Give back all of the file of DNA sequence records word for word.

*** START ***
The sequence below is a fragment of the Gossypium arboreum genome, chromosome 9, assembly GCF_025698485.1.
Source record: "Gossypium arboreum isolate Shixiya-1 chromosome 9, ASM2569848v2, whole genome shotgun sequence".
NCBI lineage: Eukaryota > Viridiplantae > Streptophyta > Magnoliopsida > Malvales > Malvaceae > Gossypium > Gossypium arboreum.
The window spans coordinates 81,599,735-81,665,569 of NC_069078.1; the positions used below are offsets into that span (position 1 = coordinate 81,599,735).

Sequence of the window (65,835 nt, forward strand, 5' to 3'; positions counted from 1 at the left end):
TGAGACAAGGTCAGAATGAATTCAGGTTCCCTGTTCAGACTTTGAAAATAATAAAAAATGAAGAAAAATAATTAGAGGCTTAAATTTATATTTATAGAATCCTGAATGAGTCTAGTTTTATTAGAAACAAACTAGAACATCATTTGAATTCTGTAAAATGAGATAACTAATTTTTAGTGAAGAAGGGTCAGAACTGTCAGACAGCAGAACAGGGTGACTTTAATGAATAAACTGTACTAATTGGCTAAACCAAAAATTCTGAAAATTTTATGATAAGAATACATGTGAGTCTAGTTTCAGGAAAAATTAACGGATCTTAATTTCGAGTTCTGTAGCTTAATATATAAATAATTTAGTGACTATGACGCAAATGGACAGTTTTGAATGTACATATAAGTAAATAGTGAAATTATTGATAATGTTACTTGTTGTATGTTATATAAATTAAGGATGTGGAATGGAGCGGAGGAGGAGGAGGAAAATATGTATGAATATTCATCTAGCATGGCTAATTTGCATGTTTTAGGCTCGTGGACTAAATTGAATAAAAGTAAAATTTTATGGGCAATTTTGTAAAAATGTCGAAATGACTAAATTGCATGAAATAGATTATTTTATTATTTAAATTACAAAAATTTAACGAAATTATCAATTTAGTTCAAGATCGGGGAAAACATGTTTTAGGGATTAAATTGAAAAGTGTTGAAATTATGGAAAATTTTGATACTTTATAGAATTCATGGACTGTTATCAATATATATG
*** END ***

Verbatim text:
The sequence below is a fragment of the Gossypium arboreum genome, chromosome 9, assembly GCF_025698485.1.
Source record: "Gossypium arboreum isolate Shixiya-1 chromosome 9, ASM2569848v2, whole genome shotgun sequence".
NCBI lineage: Eukaryota > Viridiplantae > Streptophyta > Magnoliopsida > Malvales > Malvaceae > Gossypium > Gossypium arboreum.
The window spans coordinates 81,599,735-81,665,569 of NC_069078.1; the positions used below are offsets into that span (position 1 = coordinate 81,599,735).

Sequence of the window (65,835 nt, forward strand, 5' to 3'; positions counted from 1 at the left end):
TGAGACAAGGTCAGAATGAATTCAGGTTCCCTGTTCAGACTTTGAAAATAATAAAAAATGAAGAAAAATAATTAGAGGCTTAAATTTATATTTATAGAATCCTGAATGAGTCTAGTTTTATTAGAAACAAACTAGAACATCATTTGAATTCTGTAAAATGAGATAACTAATTTTTAGTGAAGAAGGGTCAGAACTGTCAGACAGCAGAACAGGGTGACTTTAATGAATAAACTGTACTAATTGGCTAAACCAAAAATTCTGAAAATTTTATGATAAGAATACATGTGAGTCTAGTTTCAGGAAAAATTAACGGATCTTAATTTCGAGTTCTGTAGCTTAATATATAAATAATTTAGTGACTATGACGCAAATGGACAGTTTTGAATGTACATATAAGTAAATAGTGAAATTATTGATAATGTTACTTGTTGTATGTTATATAAATTAAGGATGTGGAATGGAGCGGAGGAGGAGGAGGAAAATATGTATGAATATTCATCTAGCATGGCTAATTTGCATGTTTTAGGCTCGTGGACTAAATTGAATAAAAGTAAAATTTTATGGGCAATTTTGTAAAAATGTCGAAATGACTAAATTGCATGAAATAGATTATTTTATTATTTAAATTACAAAAATTTAACGAAATTATCAATTTAGTTCAAGATCGGGGAAAACATGTTTTAGGGATTAAATTGAAAAGTGTTGAAATTATGGAAAATTTTGATACTTTATAGAATTCATGGACTGTTATCAATATATATG